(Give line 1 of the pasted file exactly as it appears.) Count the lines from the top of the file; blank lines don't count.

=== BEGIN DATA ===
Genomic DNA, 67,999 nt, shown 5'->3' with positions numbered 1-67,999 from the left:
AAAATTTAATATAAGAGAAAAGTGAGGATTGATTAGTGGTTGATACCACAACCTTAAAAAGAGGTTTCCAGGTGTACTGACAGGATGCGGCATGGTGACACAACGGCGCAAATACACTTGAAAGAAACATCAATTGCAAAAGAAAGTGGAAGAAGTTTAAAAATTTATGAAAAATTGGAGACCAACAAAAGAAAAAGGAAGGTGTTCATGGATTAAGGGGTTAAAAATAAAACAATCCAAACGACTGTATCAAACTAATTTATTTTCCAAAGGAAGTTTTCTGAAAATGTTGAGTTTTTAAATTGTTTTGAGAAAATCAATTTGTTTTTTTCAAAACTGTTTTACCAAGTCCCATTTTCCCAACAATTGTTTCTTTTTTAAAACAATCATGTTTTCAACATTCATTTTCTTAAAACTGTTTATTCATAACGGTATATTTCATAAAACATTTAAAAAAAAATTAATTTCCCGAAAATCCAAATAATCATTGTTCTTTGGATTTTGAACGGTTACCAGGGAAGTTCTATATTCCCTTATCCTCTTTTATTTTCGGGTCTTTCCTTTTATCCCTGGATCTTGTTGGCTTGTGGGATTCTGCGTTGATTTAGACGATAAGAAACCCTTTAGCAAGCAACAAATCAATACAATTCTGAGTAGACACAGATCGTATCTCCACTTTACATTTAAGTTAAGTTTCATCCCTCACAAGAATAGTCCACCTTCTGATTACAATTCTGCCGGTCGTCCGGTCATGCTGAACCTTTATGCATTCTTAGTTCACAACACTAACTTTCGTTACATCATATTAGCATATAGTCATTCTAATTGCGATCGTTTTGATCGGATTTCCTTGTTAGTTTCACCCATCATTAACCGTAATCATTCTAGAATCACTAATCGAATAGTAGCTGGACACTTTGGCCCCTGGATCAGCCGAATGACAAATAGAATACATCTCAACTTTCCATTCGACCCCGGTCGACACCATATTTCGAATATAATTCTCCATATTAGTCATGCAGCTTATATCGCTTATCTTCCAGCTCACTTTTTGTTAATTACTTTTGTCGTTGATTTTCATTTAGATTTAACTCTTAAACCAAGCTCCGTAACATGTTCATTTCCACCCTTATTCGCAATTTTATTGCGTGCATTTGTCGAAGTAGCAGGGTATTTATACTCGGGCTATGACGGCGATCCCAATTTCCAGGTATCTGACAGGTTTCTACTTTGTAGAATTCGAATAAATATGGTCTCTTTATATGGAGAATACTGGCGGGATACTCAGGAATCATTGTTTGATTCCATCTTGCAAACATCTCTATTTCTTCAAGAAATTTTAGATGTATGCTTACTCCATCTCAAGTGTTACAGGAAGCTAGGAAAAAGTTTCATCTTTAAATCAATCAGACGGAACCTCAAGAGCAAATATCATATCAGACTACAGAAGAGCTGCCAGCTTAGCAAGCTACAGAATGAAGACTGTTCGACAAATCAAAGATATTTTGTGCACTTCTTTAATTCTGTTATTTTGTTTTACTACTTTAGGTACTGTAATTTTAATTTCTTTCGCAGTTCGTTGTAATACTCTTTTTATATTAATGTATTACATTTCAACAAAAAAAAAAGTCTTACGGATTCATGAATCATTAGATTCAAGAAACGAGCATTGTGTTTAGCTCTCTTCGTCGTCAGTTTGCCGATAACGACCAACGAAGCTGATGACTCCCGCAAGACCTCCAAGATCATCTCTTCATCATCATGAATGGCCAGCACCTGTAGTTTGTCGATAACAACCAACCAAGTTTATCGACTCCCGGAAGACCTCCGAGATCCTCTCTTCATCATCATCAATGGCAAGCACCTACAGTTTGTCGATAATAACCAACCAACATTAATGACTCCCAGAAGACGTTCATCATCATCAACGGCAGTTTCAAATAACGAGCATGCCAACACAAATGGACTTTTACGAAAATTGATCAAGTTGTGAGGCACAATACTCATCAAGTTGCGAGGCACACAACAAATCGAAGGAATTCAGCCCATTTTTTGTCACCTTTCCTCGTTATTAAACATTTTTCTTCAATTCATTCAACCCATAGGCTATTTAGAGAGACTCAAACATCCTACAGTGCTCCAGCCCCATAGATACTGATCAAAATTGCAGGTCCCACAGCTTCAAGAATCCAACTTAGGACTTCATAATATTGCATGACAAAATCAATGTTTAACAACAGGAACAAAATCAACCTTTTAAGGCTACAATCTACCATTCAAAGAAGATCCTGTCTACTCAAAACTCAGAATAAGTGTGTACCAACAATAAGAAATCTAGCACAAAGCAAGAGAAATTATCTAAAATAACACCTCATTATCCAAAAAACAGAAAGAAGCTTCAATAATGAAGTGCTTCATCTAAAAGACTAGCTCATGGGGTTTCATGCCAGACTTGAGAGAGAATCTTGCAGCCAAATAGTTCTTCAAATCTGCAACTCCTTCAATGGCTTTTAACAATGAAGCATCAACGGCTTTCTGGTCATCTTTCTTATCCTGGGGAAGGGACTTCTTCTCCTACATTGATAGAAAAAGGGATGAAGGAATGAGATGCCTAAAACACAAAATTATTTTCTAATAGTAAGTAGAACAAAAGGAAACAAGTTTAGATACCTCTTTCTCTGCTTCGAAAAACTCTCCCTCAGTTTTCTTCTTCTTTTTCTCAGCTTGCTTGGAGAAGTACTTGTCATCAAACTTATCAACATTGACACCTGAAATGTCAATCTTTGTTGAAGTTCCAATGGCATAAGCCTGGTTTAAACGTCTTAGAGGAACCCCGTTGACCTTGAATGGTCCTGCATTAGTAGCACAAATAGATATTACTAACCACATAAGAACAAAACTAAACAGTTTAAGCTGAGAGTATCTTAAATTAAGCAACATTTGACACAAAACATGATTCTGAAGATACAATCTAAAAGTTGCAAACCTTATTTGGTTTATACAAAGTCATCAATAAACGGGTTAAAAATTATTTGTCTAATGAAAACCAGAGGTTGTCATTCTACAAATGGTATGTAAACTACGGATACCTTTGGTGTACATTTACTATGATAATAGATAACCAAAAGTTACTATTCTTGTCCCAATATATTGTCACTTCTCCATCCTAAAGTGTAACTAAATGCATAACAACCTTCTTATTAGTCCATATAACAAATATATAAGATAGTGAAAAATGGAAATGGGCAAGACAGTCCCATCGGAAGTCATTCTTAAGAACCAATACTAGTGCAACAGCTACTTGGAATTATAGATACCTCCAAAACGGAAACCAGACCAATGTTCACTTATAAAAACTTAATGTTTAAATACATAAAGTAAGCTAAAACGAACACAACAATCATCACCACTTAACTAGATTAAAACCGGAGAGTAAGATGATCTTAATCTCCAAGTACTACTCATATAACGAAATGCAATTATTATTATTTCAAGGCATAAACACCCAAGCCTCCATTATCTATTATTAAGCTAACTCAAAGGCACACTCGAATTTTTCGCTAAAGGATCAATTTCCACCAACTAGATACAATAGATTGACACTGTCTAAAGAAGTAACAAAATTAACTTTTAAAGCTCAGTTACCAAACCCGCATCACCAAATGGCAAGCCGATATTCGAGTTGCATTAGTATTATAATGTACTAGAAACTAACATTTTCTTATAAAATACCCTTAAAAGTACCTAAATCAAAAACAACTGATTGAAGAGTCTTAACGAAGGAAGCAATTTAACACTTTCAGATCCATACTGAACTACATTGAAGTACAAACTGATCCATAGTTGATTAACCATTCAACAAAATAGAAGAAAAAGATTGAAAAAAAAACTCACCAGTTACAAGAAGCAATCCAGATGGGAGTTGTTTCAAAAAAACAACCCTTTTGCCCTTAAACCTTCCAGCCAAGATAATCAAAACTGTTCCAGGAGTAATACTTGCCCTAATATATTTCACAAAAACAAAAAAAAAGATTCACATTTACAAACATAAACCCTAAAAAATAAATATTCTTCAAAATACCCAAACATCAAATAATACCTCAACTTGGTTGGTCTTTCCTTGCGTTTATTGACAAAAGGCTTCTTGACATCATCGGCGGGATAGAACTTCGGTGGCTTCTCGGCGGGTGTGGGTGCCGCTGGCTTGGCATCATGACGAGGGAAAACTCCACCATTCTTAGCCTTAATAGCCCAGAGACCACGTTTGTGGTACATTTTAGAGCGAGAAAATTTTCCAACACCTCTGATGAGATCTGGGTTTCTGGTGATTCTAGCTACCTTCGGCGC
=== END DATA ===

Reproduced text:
Genomic DNA, 67,999 nt, shown 5'->3' with positions numbered 1-67,999 from the left: